Ahead of the launch of their VR exhibition, Kate Gu,William Webster and ICA Student Forum member Cristina Vasilescu discuss virtual reality as an exhibition platform and the role of the curator within it.
Thanks to the constant development of new technologies that are then wielded as powerful tools by artists, flourishing new media art continuously satiates our eyes and senses in various forms, while curatorial practice still mainly remains an invisible hand behind. Given the context, this exhibition was born as an audacious experiment to adopt virtual reality as the technology to open up new dialogue and usher the unpredictable path for future curatorial practice. The show is intended to elicit inquiries about authorship: curators trespassing into the field of artists to construct spaces that are distinctive from the conventional white cube in four-dimensional multi-sensory spaces, and blur the sense of measurement and scale in the space by manipulating the sizes and dimensions of objects in the virtual space.
Do curators have a powerful, dangerous and imminent advantage over artists in their manipulation of virtual reality?
Indeed, the technology brings with it numerous possibilities to explore what could be done to enhance the apprehension of the artwork rather than simple appropriation, in which this show is by no means an exemplification, but instead an initiation. The questions asked are: do curators have a powerful, dangerous and imminent advantage over artists in their manipulation of virtual reality? How do we redefine the work of a curator for crossing over to the role of an artist? A filmmaker? Or even a gaming designer?
As images flood our spaces, the internal contradictions that have driven photography since its inception have increasingly become a societal concern. Living in a networked condition we are already bounded by intangible frames, in many ways based on the mechanistic reproduction of the camera. Images shuttle meaning like a dumb waiter between sites of production and consumption. Witness the contemporary turn to materiality that marks the photographer’s alarm as imagery becomes ever more ephemeral. Has the spatial grounding of images, the window-like clarity, ever been more displaced?
The constraints of our extended environment maintain their urgency even as we are invited to spend more time in a non-material realm. The bottomless medium of financialisation has pushed the square meter in London to places where it has no value equivalent elsewhere. It seems prudent and necessary then that artists and curators should seek avenues for display in the network, providing a release from material concerns.
Living in a networked condition we are already bounded by intangible frames.
Photographs are at the heart of virtual reality and have multiple roles in the art cycle: a trace that continues a discourse, sometimes cynically nothing more than a illustration to whet the appetite. Rather than forcing the material world into being, the virtual provides a field to update a prescribed linear procession of creation, exhibition and then documentation. The algorithms of photogrammetry, where two-dimensional representations are computed into three-dimensional objects, transform otherwise contextless data sets into an entire cloud of visual references relating to each other.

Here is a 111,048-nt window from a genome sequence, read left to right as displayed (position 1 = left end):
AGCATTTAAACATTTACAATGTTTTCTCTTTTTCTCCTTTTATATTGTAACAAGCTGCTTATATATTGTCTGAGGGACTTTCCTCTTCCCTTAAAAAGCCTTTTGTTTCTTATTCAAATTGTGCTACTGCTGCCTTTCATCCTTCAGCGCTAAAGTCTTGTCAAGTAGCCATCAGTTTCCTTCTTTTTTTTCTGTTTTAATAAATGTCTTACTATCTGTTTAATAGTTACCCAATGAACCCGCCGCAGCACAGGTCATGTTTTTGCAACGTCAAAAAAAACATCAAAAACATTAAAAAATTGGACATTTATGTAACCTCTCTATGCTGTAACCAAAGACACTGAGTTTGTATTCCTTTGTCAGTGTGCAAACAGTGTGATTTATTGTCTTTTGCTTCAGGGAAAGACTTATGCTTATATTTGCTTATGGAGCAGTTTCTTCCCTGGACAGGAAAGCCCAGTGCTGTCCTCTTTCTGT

Such a reordering can provoke fear of alienation, a divorce from the audience that practitioners must find their own place for within their process. The communal exchanges of the kitchen table, an inviolable safe space where discussions flow freely, continue as artists seek access to the outside world. The domestic and vernacular maintains its importance as a site of expression when purpose-built environs are marginalised due to balance sheets. Now institutional frameworks, albeit operating from beyond geographical locations, become more valuable than ever to deliver these subjective experiences in context. Today, the photograph as evidence of what once was, can also point to what could be.
Could virtual reality become a place with the capacity to fulfill a person’s innermost desires? Or does the virtual do this already? Introduced in Andrei Tarkovsky’s Stalker, the ‘zone’—a strange place that may trigger personal epiphanies—is there for you to venture in search of inspiration. The zone is now open; virtual reality is real.
As a blurred circuit of reflections and refractions that creates voids and inconsistencies, as well as flourishing possibilities, to curate an exhibition within the intangible has felt uncannily close to the meshes of the zone. This exercise in virtual exhibition-making presents seven artists’ enquiries about space appropriation and procreation and the repurposing of objects and their value. Lugh O’Neill’s accompanying sound piece becomes the aural running energy thread through the editorial of VR.
Could virtual reality possibly become a place with the supposed capacity to fulfill a person’s innermost desires?
The imponderability and lack of gravity of the virtual unconsciously drove us to search for the physical works first. In this case, VR came as a tool in the aftermath of the curatorial concept. The representation of the works in the virtual space, through the use of 3D-scanning, disrupted the curatorial process and its initial concept, leaving them half-swallowed by the virtual itself. Not only does this question the authorship of the artist, but also curatorial agency in a four-dimensional sphere, where the objects may easily be manipulated, misrepresented and drained of content. Yet VR opens up an eerie formula for fantasy narratives and enhanced experiences to swirl in its boundless environment. Welcome to the road towards the zone. ■
The VR exhibition launches Wednesday 7 December, 6pm – 10pm.